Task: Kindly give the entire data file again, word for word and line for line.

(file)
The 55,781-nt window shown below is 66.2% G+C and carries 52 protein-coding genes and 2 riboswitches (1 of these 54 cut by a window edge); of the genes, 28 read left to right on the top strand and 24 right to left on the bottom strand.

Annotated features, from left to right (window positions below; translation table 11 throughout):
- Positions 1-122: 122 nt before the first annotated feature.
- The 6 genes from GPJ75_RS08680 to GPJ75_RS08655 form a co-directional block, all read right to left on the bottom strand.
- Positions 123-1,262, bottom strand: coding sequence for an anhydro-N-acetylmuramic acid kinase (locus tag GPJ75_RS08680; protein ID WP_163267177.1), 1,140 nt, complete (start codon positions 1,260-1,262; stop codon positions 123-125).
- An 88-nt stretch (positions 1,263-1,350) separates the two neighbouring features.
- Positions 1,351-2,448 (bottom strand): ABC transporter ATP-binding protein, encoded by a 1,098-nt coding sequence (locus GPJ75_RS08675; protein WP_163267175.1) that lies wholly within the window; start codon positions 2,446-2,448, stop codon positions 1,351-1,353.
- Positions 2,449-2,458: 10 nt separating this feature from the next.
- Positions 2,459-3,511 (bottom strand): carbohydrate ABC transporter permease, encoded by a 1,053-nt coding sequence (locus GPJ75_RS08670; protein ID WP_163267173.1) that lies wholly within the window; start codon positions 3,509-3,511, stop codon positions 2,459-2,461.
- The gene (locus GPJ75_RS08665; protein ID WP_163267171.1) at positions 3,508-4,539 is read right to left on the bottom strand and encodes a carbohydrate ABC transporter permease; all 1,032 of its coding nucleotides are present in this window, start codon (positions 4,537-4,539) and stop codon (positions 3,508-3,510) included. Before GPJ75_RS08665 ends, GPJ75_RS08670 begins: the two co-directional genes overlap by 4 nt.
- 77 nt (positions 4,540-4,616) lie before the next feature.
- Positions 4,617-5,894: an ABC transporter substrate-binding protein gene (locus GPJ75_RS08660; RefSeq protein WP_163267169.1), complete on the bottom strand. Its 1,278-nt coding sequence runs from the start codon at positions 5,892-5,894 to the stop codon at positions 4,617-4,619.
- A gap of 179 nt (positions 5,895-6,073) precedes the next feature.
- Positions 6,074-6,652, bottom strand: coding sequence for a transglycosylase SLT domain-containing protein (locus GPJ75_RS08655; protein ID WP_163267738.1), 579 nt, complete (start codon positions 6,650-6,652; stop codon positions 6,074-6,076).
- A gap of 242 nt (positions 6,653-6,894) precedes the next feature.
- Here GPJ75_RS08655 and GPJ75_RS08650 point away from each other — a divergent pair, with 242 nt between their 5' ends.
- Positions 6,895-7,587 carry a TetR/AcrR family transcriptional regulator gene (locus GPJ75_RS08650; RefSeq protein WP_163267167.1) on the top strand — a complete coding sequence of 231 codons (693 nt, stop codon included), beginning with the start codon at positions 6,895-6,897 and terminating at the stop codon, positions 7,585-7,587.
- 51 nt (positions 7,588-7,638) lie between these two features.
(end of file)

The 55,781-nt window shown below is 66.2% G+C and carries 52 protein-coding genes and 2 riboswitches (1 of these 54 cut by a window edge); of the genes, 28 read left to right on the top strand and 24 right to left on the bottom strand.

Annotated features, from left to right (window positions below; translation table 11 throughout):
- Positions 1-122: 122 nt before the first annotated feature.
- The 6 genes from GPJ75_RS08680 to GPJ75_RS08655 form a co-directional block, all read right to left on the bottom strand.
- Positions 123-1,262, bottom strand: coding sequence for an anhydro-N-acetylmuramic acid kinase (locus tag GPJ75_RS08680; protein ID WP_163267177.1), 1,140 nt, complete (start codon positions 1,260-1,262; stop codon positions 123-125).
- An 88-nt stretch (positions 1,263-1,350) separates the two neighbouring features.
- Positions 1,351-2,448 (bottom strand): ABC transporter ATP-binding protein, encoded by a 1,098-nt coding sequence (locus GPJ75_RS08675; protein WP_163267175.1) that lies wholly within the window; start codon positions 2,446-2,448, stop codon positions 1,351-1,353.
- Positions 2,449-2,458: 10 nt separating this feature from the next.
- Positions 2,459-3,511 (bottom strand): carbohydrate ABC transporter permease, encoded by a 1,053-nt coding sequence (locus GPJ75_RS08670; protein ID WP_163267173.1) that lies wholly within the window; start codon positions 3,509-3,511, stop codon positions 2,459-2,461.
- The gene (locus GPJ75_RS08665; protein ID WP_163267171.1) at positions 3,508-4,539 is read right to left on the bottom strand and encodes a carbohydrate ABC transporter permease; all 1,032 of its coding nucleotides are present in this window, start codon (positions 4,537-4,539) and stop codon (positions 3,508-3,510) included. Before GPJ75_RS08665 ends, GPJ75_RS08670 begins: the two co-directional genes overlap by 4 nt.
- 77 nt (positions 4,540-4,616) lie before the next feature.
- Positions 4,617-5,894: an ABC transporter substrate-binding protein gene (locus GPJ75_RS08660; RefSeq protein WP_163267169.1), complete on the bottom strand. Its 1,278-nt coding sequence runs from the start codon at positions 5,892-5,894 to the stop codon at positions 4,617-4,619.
- A gap of 179 nt (positions 5,895-6,073) precedes the next feature.
- Positions 6,074-6,652, bottom strand: coding sequence for a transglycosylase SLT domain-containing protein (locus GPJ75_RS08655; protein ID WP_163267738.1), 579 nt, complete (start codon positions 6,650-6,652; stop codon positions 6,074-6,076).
- A gap of 242 nt (positions 6,653-6,894) precedes the next feature.
- Here GPJ75_RS08655 and GPJ75_RS08650 point away from each other — a divergent pair, with 242 nt between their 5' ends.
- Positions 6,895-7,587 carry a TetR/AcrR family transcriptional regulator gene (locus GPJ75_RS08650; RefSeq protein WP_163267167.1) on the top strand — a complete coding sequence of 231 codons (693 nt, stop codon included), beginning with the start codon at positions 6,895-6,897 and terminating at the stop codon, positions 7,585-7,587.
- 51 nt (positions 7,588-7,638) lie between these two features.